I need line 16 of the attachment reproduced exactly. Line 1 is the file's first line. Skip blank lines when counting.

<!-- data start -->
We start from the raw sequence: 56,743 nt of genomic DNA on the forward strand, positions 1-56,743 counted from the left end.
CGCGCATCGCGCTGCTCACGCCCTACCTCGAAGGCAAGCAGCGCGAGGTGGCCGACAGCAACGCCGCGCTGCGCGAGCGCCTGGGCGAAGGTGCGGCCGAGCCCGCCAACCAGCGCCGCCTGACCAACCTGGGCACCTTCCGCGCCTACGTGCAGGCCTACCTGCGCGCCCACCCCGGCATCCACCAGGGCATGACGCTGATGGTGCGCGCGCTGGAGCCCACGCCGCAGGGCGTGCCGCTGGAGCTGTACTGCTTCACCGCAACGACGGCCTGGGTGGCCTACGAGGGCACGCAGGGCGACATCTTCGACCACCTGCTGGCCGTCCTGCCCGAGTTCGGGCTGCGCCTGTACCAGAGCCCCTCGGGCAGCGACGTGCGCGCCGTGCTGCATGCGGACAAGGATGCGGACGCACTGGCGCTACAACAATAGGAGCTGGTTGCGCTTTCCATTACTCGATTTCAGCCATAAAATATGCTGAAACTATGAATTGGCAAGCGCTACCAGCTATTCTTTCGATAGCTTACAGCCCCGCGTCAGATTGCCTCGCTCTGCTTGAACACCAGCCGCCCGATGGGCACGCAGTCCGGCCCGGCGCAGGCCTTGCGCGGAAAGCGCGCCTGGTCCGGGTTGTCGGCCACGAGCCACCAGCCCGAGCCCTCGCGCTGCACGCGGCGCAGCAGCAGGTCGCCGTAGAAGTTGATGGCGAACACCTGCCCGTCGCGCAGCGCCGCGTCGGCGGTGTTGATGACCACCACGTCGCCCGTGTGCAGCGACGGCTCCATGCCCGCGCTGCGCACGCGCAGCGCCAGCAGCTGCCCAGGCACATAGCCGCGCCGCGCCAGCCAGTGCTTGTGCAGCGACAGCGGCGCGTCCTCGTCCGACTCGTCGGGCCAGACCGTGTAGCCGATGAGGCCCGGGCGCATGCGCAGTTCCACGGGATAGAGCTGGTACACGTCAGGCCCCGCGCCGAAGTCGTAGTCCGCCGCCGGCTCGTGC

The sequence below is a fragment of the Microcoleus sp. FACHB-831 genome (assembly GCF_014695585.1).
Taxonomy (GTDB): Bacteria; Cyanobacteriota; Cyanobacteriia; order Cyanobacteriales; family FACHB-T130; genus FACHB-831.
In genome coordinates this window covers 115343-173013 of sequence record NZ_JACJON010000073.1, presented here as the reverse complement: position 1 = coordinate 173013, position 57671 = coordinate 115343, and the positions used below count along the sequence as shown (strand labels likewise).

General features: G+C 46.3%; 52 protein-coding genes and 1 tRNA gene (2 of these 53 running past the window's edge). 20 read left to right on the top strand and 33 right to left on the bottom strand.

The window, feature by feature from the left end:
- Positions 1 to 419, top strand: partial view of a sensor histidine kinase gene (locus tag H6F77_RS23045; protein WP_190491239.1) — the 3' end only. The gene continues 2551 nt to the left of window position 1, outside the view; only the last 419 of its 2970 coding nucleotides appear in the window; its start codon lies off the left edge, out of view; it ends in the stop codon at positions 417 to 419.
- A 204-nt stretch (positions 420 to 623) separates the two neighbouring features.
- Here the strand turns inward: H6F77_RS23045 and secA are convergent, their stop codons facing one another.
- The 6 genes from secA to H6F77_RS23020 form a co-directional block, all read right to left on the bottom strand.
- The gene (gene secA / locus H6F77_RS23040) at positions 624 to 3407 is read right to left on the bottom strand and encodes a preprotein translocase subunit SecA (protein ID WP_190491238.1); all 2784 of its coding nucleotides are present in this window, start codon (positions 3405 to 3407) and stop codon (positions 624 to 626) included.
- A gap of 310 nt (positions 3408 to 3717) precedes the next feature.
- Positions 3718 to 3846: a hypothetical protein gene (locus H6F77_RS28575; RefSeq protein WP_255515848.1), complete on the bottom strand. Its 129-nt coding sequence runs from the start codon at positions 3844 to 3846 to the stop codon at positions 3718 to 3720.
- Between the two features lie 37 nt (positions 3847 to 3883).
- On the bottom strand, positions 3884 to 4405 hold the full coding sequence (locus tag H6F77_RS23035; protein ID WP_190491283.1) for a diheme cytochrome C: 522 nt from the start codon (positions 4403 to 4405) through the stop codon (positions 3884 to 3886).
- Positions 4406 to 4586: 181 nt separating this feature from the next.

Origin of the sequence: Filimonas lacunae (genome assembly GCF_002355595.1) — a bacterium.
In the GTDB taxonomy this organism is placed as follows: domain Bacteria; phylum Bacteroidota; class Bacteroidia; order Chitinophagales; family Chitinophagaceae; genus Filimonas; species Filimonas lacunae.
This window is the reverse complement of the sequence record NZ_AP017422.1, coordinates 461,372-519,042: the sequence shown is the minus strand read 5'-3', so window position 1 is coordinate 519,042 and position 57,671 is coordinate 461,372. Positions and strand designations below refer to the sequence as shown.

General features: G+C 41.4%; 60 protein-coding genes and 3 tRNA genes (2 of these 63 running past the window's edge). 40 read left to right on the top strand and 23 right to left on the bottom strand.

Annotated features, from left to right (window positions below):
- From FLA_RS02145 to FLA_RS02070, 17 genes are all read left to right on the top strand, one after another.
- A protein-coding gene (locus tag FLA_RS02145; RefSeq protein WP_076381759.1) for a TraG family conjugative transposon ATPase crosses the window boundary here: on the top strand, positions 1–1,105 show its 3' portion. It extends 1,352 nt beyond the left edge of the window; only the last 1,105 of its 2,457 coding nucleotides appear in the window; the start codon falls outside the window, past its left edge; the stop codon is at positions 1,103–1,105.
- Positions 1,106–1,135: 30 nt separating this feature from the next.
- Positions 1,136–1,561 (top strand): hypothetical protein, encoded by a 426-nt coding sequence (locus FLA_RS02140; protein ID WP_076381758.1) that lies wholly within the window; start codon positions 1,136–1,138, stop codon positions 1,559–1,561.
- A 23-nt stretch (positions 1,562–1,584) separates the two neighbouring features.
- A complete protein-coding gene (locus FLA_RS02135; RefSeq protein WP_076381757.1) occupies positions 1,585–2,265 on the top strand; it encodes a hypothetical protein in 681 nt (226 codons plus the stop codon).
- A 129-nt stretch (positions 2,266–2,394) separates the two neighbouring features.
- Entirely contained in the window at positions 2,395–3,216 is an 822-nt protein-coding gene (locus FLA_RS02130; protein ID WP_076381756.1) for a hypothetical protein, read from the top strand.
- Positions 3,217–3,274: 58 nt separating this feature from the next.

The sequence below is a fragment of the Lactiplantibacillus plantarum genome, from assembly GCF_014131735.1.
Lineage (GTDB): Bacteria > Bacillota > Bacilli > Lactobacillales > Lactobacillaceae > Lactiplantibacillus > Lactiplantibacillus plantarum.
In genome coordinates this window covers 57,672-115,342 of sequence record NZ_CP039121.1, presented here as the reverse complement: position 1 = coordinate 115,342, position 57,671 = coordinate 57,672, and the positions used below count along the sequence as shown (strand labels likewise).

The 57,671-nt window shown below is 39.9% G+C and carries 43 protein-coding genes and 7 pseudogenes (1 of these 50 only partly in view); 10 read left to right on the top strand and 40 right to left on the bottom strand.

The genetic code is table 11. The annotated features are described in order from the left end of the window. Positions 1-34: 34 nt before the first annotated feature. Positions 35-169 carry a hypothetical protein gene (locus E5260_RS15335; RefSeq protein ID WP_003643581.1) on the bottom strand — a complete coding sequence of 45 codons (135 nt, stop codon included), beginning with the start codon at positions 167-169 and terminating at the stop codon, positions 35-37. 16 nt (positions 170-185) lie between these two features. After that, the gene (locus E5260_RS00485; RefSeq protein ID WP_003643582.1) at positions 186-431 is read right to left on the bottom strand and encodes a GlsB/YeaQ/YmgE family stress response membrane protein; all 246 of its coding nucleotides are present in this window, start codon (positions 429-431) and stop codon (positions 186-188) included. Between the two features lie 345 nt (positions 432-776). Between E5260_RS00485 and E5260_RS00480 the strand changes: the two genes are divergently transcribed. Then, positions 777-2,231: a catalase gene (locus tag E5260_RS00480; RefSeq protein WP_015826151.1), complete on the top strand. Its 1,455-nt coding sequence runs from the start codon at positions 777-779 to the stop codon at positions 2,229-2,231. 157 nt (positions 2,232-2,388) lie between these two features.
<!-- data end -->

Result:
- On the bottom strand, positions 3884 to 4405 hold the full coding sequence (locus tag H6F77_RS23035; protein ID WP_190491283.1) for a diheme cytochrome C: 522 nt from the start codon (positions 4403 to 4405) through the stop codon (positions 3884 to 3886).